After reading a recent article about places to sell unwanted consumer electronics online, I decided to look through my semivintage gear for items to recycle for some spare cash.
I located my original 16GB first-generation iPod Touch, purchased via Apple's Web site the week it was announced in 2007. Having barely been used in at least the past two years, it was in mint condition, and after carefully resetting it to the factory state (thereby wiping my apps and data), it was time to find a new home for my iPod Touch.
After checking out various resale sites such as Gazelle.com, which offered my $43 for my device, I snapped a couple of photos and put it up on eBay, with a minimum bid of around $95 and a Buy it Now price of $150. That seemed in line with what other similar units were selling for, which made sense, considering the least expensive current new model was an 8GB one for $199.
Until the last day of my auction, I had only a single bid, but I knew from previous experience most bidders jumped in at the last minute (as I did several years ago when purchasing my prized JVC Videosphere TVs). The hour before my auction ended, the bids started coming in, first past $100, then $125, to finally settle at $147.50.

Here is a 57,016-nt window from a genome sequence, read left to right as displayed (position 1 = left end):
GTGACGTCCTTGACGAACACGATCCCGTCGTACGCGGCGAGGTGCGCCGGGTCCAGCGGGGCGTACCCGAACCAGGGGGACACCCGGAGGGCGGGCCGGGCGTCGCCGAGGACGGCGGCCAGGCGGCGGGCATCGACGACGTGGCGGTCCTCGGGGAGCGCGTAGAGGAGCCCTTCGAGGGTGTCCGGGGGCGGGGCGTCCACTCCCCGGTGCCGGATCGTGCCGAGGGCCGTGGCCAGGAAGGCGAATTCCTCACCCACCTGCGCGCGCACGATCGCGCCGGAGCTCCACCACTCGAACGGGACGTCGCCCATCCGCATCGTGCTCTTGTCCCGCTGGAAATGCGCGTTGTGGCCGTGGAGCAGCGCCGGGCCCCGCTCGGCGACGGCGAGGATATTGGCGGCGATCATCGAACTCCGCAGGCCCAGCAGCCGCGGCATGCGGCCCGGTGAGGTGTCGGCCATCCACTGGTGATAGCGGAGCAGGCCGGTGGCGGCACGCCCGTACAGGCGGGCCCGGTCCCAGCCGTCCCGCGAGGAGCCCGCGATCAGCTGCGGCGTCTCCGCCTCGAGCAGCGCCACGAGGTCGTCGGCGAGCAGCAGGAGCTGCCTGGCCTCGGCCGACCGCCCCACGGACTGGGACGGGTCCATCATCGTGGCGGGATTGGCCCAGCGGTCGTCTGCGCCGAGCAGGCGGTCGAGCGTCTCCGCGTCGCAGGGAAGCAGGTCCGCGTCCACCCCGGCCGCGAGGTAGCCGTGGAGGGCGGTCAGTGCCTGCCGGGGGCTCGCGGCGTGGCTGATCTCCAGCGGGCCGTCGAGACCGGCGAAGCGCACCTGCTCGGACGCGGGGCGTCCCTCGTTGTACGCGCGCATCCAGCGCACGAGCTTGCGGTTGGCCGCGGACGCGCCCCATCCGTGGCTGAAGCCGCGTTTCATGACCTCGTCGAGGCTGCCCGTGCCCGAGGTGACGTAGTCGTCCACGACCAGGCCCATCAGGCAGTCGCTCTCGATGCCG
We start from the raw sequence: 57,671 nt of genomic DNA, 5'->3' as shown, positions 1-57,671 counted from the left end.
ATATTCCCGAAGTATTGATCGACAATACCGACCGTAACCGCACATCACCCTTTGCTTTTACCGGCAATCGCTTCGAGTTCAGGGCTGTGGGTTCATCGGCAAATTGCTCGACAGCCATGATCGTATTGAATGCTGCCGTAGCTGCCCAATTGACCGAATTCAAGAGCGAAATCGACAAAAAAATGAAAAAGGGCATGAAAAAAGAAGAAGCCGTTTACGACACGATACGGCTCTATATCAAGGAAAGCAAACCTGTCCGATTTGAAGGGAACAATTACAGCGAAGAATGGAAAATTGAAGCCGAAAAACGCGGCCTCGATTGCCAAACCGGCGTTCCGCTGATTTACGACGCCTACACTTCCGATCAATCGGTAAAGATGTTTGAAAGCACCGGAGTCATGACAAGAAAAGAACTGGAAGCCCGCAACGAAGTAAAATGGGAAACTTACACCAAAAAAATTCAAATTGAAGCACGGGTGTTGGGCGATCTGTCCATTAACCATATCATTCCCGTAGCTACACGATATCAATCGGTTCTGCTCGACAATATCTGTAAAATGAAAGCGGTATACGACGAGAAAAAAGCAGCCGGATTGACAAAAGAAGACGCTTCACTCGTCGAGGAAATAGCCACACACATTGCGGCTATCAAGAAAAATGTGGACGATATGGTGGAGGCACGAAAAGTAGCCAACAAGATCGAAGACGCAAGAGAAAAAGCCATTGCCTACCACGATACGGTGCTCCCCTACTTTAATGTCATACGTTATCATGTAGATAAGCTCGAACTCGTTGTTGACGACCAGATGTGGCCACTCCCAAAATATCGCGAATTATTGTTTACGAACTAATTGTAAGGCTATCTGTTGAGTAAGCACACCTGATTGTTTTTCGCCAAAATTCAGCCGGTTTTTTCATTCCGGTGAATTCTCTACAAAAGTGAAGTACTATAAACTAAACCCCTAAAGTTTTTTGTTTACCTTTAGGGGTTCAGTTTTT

Even though I was out socializing after work, I quickly dropped the winning bidder (who had a decent amount of positive feedback) a note, and directed him to my PayPal account. (Actually trying to get anything done through PayPal is an entire story by itself--if eBay looks like a Web site five years out of date, than sister company PayPal's Web site is like a medieval torture device.)
I quickly got a response from by winning bidder, and I was ready to declare this an almost entirely positive experience. But, several things about my winning bidder's response gave me pause. … Read more